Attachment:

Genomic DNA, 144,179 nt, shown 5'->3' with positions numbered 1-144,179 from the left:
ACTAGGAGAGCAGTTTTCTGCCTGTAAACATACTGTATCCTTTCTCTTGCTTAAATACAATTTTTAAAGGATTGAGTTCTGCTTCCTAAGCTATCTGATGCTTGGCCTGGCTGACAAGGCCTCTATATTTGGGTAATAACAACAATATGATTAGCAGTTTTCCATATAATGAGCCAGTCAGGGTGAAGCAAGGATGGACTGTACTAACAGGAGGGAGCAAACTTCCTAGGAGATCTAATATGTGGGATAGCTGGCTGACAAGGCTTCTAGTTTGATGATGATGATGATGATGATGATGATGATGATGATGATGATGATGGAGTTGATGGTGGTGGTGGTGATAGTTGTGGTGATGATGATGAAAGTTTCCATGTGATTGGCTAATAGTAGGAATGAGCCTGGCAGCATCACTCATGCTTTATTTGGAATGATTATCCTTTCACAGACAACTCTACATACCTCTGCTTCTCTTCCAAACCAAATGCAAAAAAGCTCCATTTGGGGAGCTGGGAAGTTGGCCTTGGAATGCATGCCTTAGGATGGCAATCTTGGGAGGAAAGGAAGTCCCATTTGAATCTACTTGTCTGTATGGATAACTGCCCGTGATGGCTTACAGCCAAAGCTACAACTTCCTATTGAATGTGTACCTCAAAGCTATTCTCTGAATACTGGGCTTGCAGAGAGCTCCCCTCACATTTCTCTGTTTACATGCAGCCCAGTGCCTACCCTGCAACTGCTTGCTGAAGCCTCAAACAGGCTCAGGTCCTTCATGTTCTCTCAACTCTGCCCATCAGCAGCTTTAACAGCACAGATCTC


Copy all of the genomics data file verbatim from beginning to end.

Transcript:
Genomic DNA, 144,179 nt, shown 5'->3' with positions numbered 1-144,179 from the left:
ACTAGGAGAGCAGTTTTCTGCCTGTAAACATACTGTATCCTTTCTCTTGCTTAAATACAATTTTTAAAGGATTGAGTTCTGCTTCCTAAGCTATCTGATGCTTGGCCTGGCTGACAAGGCCTCTATATTTGGGTAATAACAACAATATGATTAGCAGTTTTCCATATAATGAGCCAGTCAGGGTGAAGCAAGGATGGACTGTACTAACAGGAGGGAGCAAACTTCCTAGGAGATCTAATATGTGGGATAGCTGGCTGACAAGGCTTCTAGTTTGATGATGATGATGATGATGATGATGATGATGATGATGATGATGATGGAGTTGATGGTGGTGGTGGTGATAGTTGTGGTGATGATGATGAAAGTTTCCATGTGATTGGCTAATAGTAGGAATGAGCCTGGCAGCATCACTCATGCTTTATTTGGAATGATTATCCTTTCACAGACAACTCTACATACCTCTGCTTCTCTTCCAAACCAAATGCAAAAAAGCTCCATTTGGGGAGCTGGGAAGTTGGCCTTGGAATGCATGCCTTAGGATGGCAATCTTGGGAGGAAAGGAAGTCCCATTTGAATCTACTTGTCTGTATGGATAACTGCCCGTGATGGCTTACAGCCAAAGCTACAACTTCCTATTGAATGTGTACCTCAAAGCTATTCTCTGAATACTGGGCTTGCAGAGAGCTCCCCTCACATTTCTCTGTTTACATGCAGCCCAGTGCCTACCCTGCAACTGCTTGCTGAAGCCTCAAACAGGCTCAGGTCCTTCATGTTCTCTCAACTCTGCCCATCAGCAGCTTTAACAGCACAGATCTC